Yet one might say the speaker in the opening section would be unable to convey the whole of what the book wanted to accomplish.  Fair.  But to split hairs, technically anything can be done when the writer is capable enough.

Alas, very few of us are Yeatses and Joyces.  Most of us can only make do with the inspiration granted us, and hope to wrestle a passable product out of it.  And often the thing we make ends up little resembling the thing we thought we were making.  I cite Auster and Foer (who in his picture on wikipedia just looks so damn much like Alan Cummings in Goldeneye) only to show that even eminently capable authors are subject to the tricky winds of creation.

Written by Peter Kelly

May 25, 2009 at 10:00 pm


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Achewood is an internet comic by Chris Onstad.  The strip stars three cats, two bears, a few robots, an otter, and a bunch of other hilarious creatures prone to drinking and doing things improperly.  Achewood’s format ranges from one-shots to months-long story arcs, but its consistent subject is the exquisite art of talking bullshit practiced by the average immature male.  What makes the comic so great is that, unlike so so so many other comedies about men being shallow and dumb, Achewood’s character’s don’t sit neatly in “type” roles.  There isn’t a stupid character, they’re all stupid.  They’re all smart too.   Onstad’s primary asset is his ability to be casually cerebral with his dialogue: in places where lesser writers would have a straight man set up a joke and a funny man deliver, Onstad has each character give as good as he gets, which keeps the dialogue sharp and the characters multi-dimensional.  It actually sounds like two (real) dudes bickering, rather than cat-shaped joke ciphers.  Great comedy just takes great characters, it’s as simple as that.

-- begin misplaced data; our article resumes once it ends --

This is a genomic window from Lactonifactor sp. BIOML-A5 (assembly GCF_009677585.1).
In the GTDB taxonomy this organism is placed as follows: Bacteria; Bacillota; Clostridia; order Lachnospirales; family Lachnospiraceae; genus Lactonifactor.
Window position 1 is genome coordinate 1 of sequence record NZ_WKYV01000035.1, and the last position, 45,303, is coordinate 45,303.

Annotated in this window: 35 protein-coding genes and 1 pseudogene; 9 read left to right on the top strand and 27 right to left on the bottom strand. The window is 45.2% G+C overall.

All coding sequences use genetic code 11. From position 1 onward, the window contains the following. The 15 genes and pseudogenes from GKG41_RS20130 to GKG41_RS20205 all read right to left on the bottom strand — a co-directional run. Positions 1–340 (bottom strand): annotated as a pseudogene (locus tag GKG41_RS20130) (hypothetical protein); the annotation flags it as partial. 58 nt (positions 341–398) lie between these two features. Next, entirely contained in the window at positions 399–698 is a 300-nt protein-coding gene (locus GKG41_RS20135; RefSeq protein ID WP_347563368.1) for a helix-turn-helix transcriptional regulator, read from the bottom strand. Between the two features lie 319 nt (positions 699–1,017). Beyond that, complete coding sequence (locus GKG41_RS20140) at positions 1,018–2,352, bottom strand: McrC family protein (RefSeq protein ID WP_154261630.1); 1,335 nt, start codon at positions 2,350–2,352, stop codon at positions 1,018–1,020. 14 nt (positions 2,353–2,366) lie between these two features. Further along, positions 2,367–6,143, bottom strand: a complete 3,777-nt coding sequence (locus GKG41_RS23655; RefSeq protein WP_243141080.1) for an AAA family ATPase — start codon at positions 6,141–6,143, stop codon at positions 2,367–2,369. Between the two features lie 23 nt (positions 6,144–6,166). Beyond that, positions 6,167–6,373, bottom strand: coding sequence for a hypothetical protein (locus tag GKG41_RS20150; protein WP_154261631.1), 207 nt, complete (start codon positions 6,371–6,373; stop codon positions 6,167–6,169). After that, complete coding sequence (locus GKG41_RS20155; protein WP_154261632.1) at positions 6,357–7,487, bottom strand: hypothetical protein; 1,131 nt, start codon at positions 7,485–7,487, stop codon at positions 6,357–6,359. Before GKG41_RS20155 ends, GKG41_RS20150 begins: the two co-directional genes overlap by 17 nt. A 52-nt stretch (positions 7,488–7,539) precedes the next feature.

Go there are start clicking Random Comic, damnit.

Written by Peter Kelly

May 16, 2009 at 7:40 pm

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What it is about blogging, What is is I’m planning

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There are certain basic tried and tried maxims of “successful” blogging:

  • Link to other people
  • Publish original content
  • Post often

Maxim 1 and maxim 2 are mildly contradictory.  Usually the way they coexist is, you draw audience by linking other people (which brings in google searches, further linking, etc.), and then you keep “unique eyes” on your blog by providing unique commentary on what you linked.  Then, maxim 3, you do it a lot.  See below post for example.

It feels disingenuous to consciously employ this model.  If the only reason you’re covering a topic is to “rack up hits,” then the purpose of your blog is simply to exist.  Yet, if you don’t have followers, why blog?  Why write if you’re living in a shack in the woods of Siberia, hundreds of miles from any reader?

The other thing, which is sort of an unofficial maxim, is that you should write about current events.  Its especially great if you write about current events of the internet.  So and so said such on this blog, etc.  Authors have always loved writing about themselves, and if not about themselves, then about their other author friends.

Which is, I guess, the point of this blog, right?  This is a literature blog.  Even if it exists in the woods.

The Entirery of Walden can be read on Google Reader.

Speaking of below post, Brandon Scott Gorrell is having a short story contest. By the time you read this it will probably be closed.